Geothermal power

Geothermal energy is extracted from the ground for use in air conditioning, heating or transformation into electricity. Installing a geothermal heat pump system represents a major investment, but it enables users to make use of an inexhaustible source of energy that will provide 60 to 70% of the power required to heat a building. Geothermal systems can be installed on new houses or renovation projects. This technology can therefore considerably reduce the use of fossil fuels or electricity, which emit much more greenhouse gases and which are generally less financially interesting in the long term. Geothermal technologies are naturally included in green building parameters.

Geothermal systems present some major advantages. Effectively, underground heat is present everywhere on Earth. Geothermal energy comes from an almost continuous source that is not dependent on atmospheric conditions. The ease of extraction of this energy depends on the structure of the geological formations or the composition of the rock beds. This technology is split into two categories: Deep geothermal or near-surface geothermal energy.

Other energy sources

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Alongside solar energy and geothermal energy, wind power is the third major source of green building energy. Today wind power is the least expensive clean energy to produce, which explains the strong enthusiasm for this technology. Current research could enable it to keep this comfortable head start for several years to come. Water or hydraulic power is mainly produced by the displacement or accumulation of fresh water or sea water. As it is everywhere, water plays an extremely important role in transporting the Earth’s energy.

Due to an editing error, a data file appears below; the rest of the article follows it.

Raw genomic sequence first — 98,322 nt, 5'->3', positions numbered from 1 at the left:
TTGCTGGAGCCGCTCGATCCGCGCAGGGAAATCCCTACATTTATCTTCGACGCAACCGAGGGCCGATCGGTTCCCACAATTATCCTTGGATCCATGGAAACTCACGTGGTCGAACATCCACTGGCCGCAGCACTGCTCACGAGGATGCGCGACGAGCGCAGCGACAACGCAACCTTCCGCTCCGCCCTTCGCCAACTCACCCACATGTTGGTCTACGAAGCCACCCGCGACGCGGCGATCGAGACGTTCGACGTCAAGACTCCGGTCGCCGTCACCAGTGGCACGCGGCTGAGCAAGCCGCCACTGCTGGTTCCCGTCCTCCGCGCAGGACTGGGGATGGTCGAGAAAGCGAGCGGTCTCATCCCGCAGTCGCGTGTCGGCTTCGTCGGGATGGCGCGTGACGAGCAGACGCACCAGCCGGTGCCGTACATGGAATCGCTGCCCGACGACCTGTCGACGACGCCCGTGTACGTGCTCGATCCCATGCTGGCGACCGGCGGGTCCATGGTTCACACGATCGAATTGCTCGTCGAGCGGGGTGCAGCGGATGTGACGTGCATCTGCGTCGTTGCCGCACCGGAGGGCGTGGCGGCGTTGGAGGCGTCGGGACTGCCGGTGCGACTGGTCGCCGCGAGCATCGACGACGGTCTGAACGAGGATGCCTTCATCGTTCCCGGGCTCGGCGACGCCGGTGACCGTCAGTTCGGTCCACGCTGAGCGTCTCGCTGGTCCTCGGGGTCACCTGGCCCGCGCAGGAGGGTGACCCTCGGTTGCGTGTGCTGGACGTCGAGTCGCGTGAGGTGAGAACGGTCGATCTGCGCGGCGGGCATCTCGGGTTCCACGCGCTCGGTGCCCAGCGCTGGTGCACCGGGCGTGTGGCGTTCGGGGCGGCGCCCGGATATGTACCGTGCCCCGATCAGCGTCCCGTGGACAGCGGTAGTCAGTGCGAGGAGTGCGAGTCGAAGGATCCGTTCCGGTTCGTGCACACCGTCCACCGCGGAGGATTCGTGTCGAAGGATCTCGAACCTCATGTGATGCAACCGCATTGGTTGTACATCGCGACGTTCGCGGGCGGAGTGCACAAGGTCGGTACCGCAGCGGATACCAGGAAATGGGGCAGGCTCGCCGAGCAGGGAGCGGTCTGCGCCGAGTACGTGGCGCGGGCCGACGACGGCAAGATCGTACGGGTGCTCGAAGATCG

Biomass is generated by photosynthesis, where solar energy is stored by plants in the form of carbohydrates, as they use the carbon dioxide in the atmosphere. In a wide sense, the expression “biomass” refers to all living matter (the total mass of living matter). In terms of energy, biomass refers to all organic material that can become a source of energy in the form of biogas, biofuel or directly by combustion: Wood or organic agricultural or urban waste, etc. Biomass energy is used by the biogas, biofuel and wood industries.

The radiant system is a comfortable heating system. Radiant heating transfers heat directly from the floor to your body as well as heating the ambient air. Radiant heating systems produce uniform temperatures in all rooms or heated floor areas, in all seasons. Radiant heating is also a technique to prevent the transmission of dust and pollen, which are prevalent in warm air heating systems.

Sustainable management

Sustainable water management

Water savings in a green building

The availability of fresh water has become a matter of increasing concern in a context where developed and developing countries are engaged in a race to obtain resources that are inexorably becoming scarcer. A green building must therefore be designed to use water efficiently. Managing waste water, irrigation water and rain water are also essential for a sustainable approach.

The use of mixer taps reduces water consumption as it is easier to control the temperature. Aerator tap fittings reduce the amount of water used without it being noticed during use. Waste through negligence is to be avoided. Even if repairing a leaking tap can be a chore, tens of millions of cubic metres of water are lost every year, just in France, because of inadequate seals on taps.